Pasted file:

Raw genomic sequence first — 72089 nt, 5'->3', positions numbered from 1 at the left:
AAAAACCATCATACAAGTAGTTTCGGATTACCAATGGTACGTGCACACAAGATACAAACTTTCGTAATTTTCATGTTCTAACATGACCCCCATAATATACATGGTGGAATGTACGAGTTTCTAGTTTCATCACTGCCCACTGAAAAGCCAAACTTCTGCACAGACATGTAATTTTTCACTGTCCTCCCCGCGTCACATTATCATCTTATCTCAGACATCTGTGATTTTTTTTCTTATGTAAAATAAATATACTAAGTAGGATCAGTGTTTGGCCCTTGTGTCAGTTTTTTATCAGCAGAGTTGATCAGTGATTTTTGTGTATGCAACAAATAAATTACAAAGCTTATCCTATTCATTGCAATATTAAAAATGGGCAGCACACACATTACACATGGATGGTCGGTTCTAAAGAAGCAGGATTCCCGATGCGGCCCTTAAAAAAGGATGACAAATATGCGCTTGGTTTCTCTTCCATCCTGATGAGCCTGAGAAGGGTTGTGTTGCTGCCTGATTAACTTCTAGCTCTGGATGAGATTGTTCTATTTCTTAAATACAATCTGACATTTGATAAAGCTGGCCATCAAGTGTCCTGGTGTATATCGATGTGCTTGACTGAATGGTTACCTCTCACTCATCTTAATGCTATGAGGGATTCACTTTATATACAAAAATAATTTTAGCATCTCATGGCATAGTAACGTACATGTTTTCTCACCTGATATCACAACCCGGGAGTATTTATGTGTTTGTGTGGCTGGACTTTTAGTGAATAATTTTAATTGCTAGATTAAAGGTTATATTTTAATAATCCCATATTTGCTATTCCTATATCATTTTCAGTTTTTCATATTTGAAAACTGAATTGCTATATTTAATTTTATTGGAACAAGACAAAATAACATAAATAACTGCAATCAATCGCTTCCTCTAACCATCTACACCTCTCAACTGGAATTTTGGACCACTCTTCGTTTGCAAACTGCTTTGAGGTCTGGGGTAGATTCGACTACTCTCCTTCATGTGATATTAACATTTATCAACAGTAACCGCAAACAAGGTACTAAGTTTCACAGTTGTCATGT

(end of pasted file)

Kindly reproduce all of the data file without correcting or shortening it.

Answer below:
Raw genomic sequence first — 72089 nt, 5'->3', positions numbered from 1 at the left:
AAAAACCATCATACAAGTAGTTTCGGATTACCAATGGTACGTGCACACAAGATACAAACTTTCGTAATTTTCATGTTCTAACATGACCCCCATAATATACATGGTGGAATGTACGAGTTTCTAGTTTCATCACTGCCCACTGAAAAGCCAAACTTCTGCACAGACATGTAATTTTTCACTGTCCTCCCCGCGTCACATTATCATCTTATCTCAGACATCTGTGATTTTTTTTCTTATGTAAAATAAATATACTAAGTAGGATCAGTGTTTGGCCCTTGTGTCAGTTTTTTATCAGCAGAGTTGATCAGTGATTTTTGTGTATGCAACAAATAAATTACAAAGCTTATCCTATTCATTGCAATATTAAAAATGGGCAGCACACACATTACACATGGATGGTCGGTTCTAAAGAAGCAGGATTCCCGATGCGGCCCTTAAAAAAGGATGACAAATATGCGCTTGGTTTCTCTTCCATCCTGATGAGCCTGAGAAGGGTTGTGTTGCTGCCTGATTAACTTCTAGCTCTGGATGAGATTGTTCTATTTCTTAAATACAATCTGACATTTGATAAAGCTGGCCATCAAGTGTCCTGGTGTATATCGATGTGCTTGACTGAATGGTTACCTCTCACTCATCTTAATGCTATGAGGGATTCACTTTATATACAAAAATAATTTTAGCATCTCATGGCATAGTAACGTACATGTTTTCTCACCTGATATCACAACCCGGGAGTATTTATGTGTTTGTGTGGCTGGACTTTTAGTGAATAATTTTAATTGCTAGATTAAAGGTTATATTTTAATAATCCCATATTTGCTATTCCTATATCATTTTCAGTTTTTCATATTTGAAAACTGAATTGCTATATTTAATTTTATTGGAACAAGACAAAATAACATAAATAACTGCAATCAATCGCTTCCTCTAACCATCTACACCTCTCAACTGGAATTTTGGACCACTCTTCGTTTGCAAACTGCTTTGAGGTCTGGGGTAGATTCGACTACTCTCCTTCATGTGATATTAACATTTATCAACAGTAACCGCAAACAAGGTACTAAGTTTCACAGTTGTCATGT